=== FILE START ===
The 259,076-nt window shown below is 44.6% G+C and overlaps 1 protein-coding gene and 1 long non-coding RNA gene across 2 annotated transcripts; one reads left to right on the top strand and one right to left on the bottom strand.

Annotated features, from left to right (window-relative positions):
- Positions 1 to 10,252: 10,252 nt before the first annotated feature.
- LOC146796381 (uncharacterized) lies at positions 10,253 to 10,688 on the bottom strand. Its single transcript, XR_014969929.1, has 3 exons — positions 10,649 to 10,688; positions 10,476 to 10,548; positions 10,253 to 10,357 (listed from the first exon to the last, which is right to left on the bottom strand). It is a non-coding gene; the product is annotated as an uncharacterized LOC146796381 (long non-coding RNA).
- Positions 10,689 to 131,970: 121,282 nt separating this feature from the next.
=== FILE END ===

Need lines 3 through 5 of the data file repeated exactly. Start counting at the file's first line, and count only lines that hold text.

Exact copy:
- Positions 1 to 10,252: 10,252 nt before the first annotated feature.
- LOC146796381 (uncharacterized) lies at positions 10,253 to 10,688 on the bottom strand. Its single transcript, XR_014969929.1, has 3 exons — positions 10,649 to 10,688; positions 10,476 to 10,548; positions 10,253 to 10,357 (listed from the first exon to the last, which is right to left on the bottom strand). It is a non-coding gene; the product is annotated as an uncharacterized LOC146796381 (long non-coding RNA).
- Positions 10,689 to 131,970: 121,282 nt separating this feature from the next.